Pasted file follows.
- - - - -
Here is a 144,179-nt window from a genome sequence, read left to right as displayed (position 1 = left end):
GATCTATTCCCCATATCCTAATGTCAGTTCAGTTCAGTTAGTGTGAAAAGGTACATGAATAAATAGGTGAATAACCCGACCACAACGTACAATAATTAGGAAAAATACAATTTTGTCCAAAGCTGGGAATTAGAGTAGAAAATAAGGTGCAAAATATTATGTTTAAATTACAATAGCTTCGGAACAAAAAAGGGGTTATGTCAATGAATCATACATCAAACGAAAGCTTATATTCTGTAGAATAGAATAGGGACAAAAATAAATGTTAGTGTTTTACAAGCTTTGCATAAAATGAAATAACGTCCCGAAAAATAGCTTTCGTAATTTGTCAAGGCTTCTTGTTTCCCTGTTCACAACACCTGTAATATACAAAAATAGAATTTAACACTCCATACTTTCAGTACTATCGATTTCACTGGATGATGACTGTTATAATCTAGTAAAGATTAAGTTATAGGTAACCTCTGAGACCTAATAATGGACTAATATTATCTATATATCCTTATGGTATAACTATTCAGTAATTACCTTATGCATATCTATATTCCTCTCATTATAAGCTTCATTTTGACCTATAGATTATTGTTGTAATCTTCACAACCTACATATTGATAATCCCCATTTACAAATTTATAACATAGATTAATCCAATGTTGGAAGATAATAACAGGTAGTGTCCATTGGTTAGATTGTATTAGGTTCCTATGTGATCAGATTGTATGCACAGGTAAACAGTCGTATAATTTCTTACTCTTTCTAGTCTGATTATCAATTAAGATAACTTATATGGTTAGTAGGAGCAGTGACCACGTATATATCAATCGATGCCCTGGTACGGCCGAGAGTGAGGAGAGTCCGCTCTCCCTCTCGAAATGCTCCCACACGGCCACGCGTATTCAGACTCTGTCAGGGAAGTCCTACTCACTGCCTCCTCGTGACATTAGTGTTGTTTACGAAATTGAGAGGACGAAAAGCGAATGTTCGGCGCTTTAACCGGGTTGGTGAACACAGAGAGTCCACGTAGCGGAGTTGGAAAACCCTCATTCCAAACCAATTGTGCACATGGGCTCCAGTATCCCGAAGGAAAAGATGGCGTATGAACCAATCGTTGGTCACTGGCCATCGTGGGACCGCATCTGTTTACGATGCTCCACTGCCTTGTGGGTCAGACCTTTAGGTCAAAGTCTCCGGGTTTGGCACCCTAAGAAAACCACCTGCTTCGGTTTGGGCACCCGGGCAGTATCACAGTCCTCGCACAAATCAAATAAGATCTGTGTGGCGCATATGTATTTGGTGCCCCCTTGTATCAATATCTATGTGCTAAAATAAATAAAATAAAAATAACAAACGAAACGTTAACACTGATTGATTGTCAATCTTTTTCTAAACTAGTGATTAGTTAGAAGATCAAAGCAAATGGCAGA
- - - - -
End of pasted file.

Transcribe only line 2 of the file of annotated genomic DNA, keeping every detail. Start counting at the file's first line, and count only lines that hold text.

GATCTATTCCCCATATCCTAATGTCAGTTCAGTTCAGTTAGTGTGAAAAGGTACATGAATAAATAGGTGAATAACCCGACCACAACGTACAATAATTAGGAAAAATACAATTTTGTCCAAAGCTGGGAATTAGAGTAGAAAATAAGGTGCAAAATATTATGTTTAAATTACAATAGCTTCGGAACAAAAAAGGGGTTATGTCAATGAATCATACATCAAACGAAAGCTTATATTCTGTAGAATAGAATAGGGACAAAAATAAATGTTAGTGTTTTACAAGCTTTGCATAAAATGAAATAACGTCCCGAAAAATAGCTTTCGTAATTTGTCAAGGCTTCTTGTTTCCCTGTTCACAACACCTGTAATATACAAAAATAGAATTTAACACTCCATACTTTCAGTACTATCGATTTCACTGGATGATGACTGTTATAATCTAGTAAAGATTAAGTTATAGGTAACCTCTGAGACCTAATAATGGACTAATATTATCTATATATCCTTATGGTATAACTATTCAGTAATTACCTTATGCATATCTATATTCCTCTCATTATAAGCTTCATTTTGACCTATAGATTATTGTTGTAATCTTCACAACCTACATATTGATAATCCCCATTTACAAATTTATAACATAGATTAATCCAATGTTGGAAGATAATAACAGGTAGTGTCCATTGGTTAGATTGTATTAGGTTCCTATGTGATCAGATTGTATGCACAGGTAAACAGTCGTATAATTTCTTACTCTTTCTAGTCTGATTATCAATTAAGATAACTTATATGGTTAGTAGGAGCAGTGACCACGTATATATCAATCGATGCCCTGGTACGGCCGAGAGTGAGGAGAGTCCGCTCTCCCTCTCGAAATGCTCCCACACGGCCACGCGTATTCAGACTCTGTCAGGGAAGTCCTACTCACTGCCTCCTCGTGACATTAGTGTTGTTTACGAAATTGAGAGGACGAAAAGCGAATGTTCGGCGCTTTAACCGGGTTGGTGAACACAGAGAGTCCACGTAGCGGAGTTGGAAAACCCTCATTCCAAACCAATTGTGCACATGGGCTCCAGTATCCCGAAGGAAAAGATGGCGTATGAACCAATCGTTGGTCACTGGCCATCGTGGGACCGCATCTGTTTACGATGCTCCACTGCCTTGTGGGTCAGACCTTTAGGTCAAAGTCTCCGGGTTTGGCACCCTAAGAAAACCACCTGCTTCGGTTTGGGCACCCGGGCAGTATCACAGTCCTCGCACAAATCAAATAAGATCTGTGTGGCGCATATGTATTTGGTGCCCCCTTGTATCAATATCTATGTGCTAAAATAAATAAAATAAAAATAACAAACGAAACGTTAACACTGATTGATTGTCAATCTTTTTCTAAACTAGTGATTAGTTAGAAGATCAAAGCAAATGGCAGA